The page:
Indigenous Righters

Three Native Writers Address Wrongs, Language, Genre in Friday Night Reading

Clockwise from left: Kateri Akiwenzie-Damm, Louise B. Halfe, Daniel David Moses Photo Sarah Henzi
Photo Sarah Henzi
Photo Sarah Henzi

Three Native writers—Louise B. Halfe, Daniel David Moses and Kateri Akiwenzie-Damm—graced Concordia with their presence and words Friday night as part of Creative Process and Performance in Indigenous Writing, a string of multi-faculty events to promote awareness of indigenous writing in Montreal.

Université de Montréal, McGill and Concordia put on the event together, which was preceded by a panel discussion at UdeM Friday afternoon and followed by a writing workshop at Atwater Library Saturday afternoon.

The evening featured a good mix of literary genres—between the three writers the audience was treated to poetry, fiction and drama—not to mention more than a handful of stories from the writers’ lives that were often just as enjoyable.

Moses kicked things off with an interesting decision, choosing to read a series of unpublished poems. The first of these, “A Small Essay on the Largeness of Light,” neatly encapsulated the genre smorgasbord on display during the evening, as he noted that, though his poetry had consistently found its way into his plays, this was perhaps the first time he had written a poem influenced by his playwright self.

Another poem Moses read, “My Discovery of America,” dealt obliquely with his homosexuality in the context of his job as a page in the Ontario Provincial Legislature as a youth. He capped off his reading with a spirited rendition of a dramatic monologue from his 2008 play Kyotopolis, reading as an 11-year-old Native pop star named Babe Fisher.

Next up was Louise B. Halfe, a Cree poet who provided a nice contrast to Moses’ all-English work by peppering her poems and her addresses to the audience with Cree words, phrases and names.

“English cannot in many instances capture the true essence of a Cree translation,” said Halfe regarding her linguistic juggling act.

“I generally decide how much I want to share and give away to the general public to strike a balance. It’s a conscious, deliberate, judicious choice.”

Halfe read segments from her three volumes of poetry, 1994’s Bear Bones & Feathers, 1998’s Blue Marrow, and her most recent, 2007’s The Crooked Good. It was this last one that made up the bulk of her time at the podium. Written in the form of an epic poem that re-constructs the Christian creation myth from a Native perspective, Halfe noted that the work attempts to discover “how all peoples come to terms with their mixed identities and their effects on children and personal selves.”

Reading last was Kateri Akiwenzie-Damm, who was introduced as an activist, writer, and journalist, among others. Akiwenzie-Damm led off her reading with a series of very rhythmic, song-like poems, including one she read off the lyric sheet of one of her CDs. Her final two pieces, however—a poem entitled “The Feast,” and “Mirrors,” a short story—were the real highlights of her reading.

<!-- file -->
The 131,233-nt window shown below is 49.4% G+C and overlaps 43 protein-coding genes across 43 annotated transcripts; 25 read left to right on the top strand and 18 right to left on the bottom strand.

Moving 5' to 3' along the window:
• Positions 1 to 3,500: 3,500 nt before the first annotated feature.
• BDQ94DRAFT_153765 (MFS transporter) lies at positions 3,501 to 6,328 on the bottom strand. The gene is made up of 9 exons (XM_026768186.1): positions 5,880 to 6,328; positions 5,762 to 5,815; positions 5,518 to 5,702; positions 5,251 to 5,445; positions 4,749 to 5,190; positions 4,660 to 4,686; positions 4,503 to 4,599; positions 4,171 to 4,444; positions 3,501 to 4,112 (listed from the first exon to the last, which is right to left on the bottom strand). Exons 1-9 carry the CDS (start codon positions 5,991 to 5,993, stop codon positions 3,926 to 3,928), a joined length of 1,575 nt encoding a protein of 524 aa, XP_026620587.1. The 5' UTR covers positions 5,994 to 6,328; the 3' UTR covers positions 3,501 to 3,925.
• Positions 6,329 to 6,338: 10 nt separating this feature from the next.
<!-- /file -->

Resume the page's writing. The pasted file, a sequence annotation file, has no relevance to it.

“The Feast” is a short but evocative piece, a sexual feast that uses traditional indigenous foodstuffs to describe the female body. The real treat was hearing Akiwenzie-Damm discuss the poem afterward—particularly its use of the word “cunt.” She recalled encountering resistance to the word when a recording of the poem was to be broadcast on CBC, and later on, when a “de-cunted” version was objected by another broadcaster because of a line that alluded to the consumption of maple syrup in a sexually suggestive fashion.

Akiwenzie-Damm admitted th-at while such censorship could be “frustrating at times—and beyond that enraging,” she understands that her “efforts to reclaim the word ‘cunt’ may not be a conversation that should necessarily include a mainstream audience that might […] include children.”

Nevertheless, the poem sprang from her desire to write “a beautiful and erotic poem that included the word cunt in an attempt to recontextualize it and remind people that the female form is beautiful and that procreation and our reproductive organs are beautiful, and that love is beautiful.”

“Mirrors,” for its part, tells the story of Thomas Kendasswin, a father who struggles to reconcile his roles as a single-parent and single man, as he finds himself trying to cover up evidence of a one-night stand from his two children one morning.
Though the story avoided some of the political aspects present in her other work and in Moses’ and Halfe’s work, Akiwenzie-Damm felt there was still a political thread to the story.

“For Indigenous writers to write stories about love and family and heartbreak and the daily struggles we face as human beings,” she pointed out, “can most certainly be political.” In “Mirrors,” she strove to confront “the stereotypes and misconceptions and lies about who [native people] are—the lies and stereotypes that surround us and that many can’t see past,” but by doing it in “an indirect way.”

As she accurately noted, “It’s often subtle but, when done well, very effective.”

This article originally appeared in Volume 31, Issue 08, published October 5, 2010.